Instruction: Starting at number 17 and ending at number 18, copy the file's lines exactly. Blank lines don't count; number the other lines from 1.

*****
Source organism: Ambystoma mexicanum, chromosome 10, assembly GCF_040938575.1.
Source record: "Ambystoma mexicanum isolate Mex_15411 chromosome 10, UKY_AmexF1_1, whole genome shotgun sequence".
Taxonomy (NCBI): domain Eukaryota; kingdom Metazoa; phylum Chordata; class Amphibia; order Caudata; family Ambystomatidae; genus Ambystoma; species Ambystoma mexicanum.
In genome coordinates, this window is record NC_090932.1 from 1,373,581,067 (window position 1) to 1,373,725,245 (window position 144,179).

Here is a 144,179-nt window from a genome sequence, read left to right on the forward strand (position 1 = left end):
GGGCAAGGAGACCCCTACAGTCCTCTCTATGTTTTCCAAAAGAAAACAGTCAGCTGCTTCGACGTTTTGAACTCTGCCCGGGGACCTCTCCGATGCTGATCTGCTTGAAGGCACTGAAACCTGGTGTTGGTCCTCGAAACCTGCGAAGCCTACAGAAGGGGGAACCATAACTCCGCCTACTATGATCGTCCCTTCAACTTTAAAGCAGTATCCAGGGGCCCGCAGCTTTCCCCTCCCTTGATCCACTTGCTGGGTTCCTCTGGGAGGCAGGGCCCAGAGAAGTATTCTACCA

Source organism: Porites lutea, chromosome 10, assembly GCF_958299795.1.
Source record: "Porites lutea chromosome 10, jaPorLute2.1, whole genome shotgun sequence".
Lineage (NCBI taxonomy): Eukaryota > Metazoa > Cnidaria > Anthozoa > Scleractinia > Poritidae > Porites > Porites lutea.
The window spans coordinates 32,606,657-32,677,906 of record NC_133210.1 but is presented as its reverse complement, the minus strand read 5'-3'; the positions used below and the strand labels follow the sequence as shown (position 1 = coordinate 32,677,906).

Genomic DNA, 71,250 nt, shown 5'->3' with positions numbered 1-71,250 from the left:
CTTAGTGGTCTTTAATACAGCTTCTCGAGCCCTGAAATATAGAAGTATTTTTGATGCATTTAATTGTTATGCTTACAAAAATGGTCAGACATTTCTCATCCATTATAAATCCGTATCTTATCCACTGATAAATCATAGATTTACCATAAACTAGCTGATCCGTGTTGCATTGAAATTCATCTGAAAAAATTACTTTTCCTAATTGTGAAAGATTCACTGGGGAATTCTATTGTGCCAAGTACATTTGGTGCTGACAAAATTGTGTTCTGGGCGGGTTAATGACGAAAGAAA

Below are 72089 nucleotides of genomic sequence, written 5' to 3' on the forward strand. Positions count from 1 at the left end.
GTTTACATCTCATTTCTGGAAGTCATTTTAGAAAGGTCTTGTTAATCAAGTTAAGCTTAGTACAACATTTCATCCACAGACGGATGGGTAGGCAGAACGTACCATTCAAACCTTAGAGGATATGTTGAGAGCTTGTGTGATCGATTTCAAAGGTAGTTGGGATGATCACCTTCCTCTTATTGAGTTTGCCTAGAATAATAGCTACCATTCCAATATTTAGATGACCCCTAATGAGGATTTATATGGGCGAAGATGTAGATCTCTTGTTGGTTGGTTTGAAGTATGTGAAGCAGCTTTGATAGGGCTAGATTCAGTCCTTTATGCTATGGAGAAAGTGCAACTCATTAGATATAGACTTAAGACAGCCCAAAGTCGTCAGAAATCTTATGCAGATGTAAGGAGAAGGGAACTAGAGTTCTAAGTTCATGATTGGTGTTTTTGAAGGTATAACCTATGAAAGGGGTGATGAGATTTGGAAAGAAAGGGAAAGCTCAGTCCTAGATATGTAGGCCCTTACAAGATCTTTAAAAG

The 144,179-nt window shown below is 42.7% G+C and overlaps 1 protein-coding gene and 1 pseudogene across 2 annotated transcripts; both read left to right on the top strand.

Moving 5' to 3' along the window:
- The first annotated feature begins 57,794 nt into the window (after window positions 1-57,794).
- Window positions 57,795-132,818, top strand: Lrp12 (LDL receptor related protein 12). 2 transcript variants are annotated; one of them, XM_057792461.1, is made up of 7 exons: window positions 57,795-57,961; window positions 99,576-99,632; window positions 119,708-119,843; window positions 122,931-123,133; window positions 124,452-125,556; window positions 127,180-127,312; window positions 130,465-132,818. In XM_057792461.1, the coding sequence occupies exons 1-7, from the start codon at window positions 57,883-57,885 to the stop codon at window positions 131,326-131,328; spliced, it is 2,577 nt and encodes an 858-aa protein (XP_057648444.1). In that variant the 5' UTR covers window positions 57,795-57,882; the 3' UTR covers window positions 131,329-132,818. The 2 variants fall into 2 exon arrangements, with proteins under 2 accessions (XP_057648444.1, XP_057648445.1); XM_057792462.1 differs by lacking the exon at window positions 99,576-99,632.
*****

- The first annotated feature begins 57,794 nt into the window (after window positions 1-57,794).
- Window positions 57,795-132,818, top strand: Lrp12 (LDL receptor related protein 12). 2 transcript variants are annotated; one of them, XM_057792461.1, is made up of 7 exons: window positions 57,795-57,961; window positions 99,576-99,632; window positions 119,708-119,843; window positions 122,931-123,133; window positions 124,452-125,556; window positions 127,180-127,312; window positions 130,465-132,818. In XM_057792461.1, the coding sequence occupies exons 1-7, from the start codon at window positions 57,883-57,885 to the stop codon at window positions 131,326-131,328; spliced, it is 2,577 nt and encodes an 858-aa protein (XP_057648444.1). In that variant the 5' UTR covers window positions 57,795-57,882; the 3' UTR covers window positions 131,329-132,818. The 2 variants fall into 2 exon arrangements, with proteins under 2 accessions (XP_057648444.1, XP_057648445.1); XM_057792462.1 differs by lacking the exon at window positions 99,576-99,632.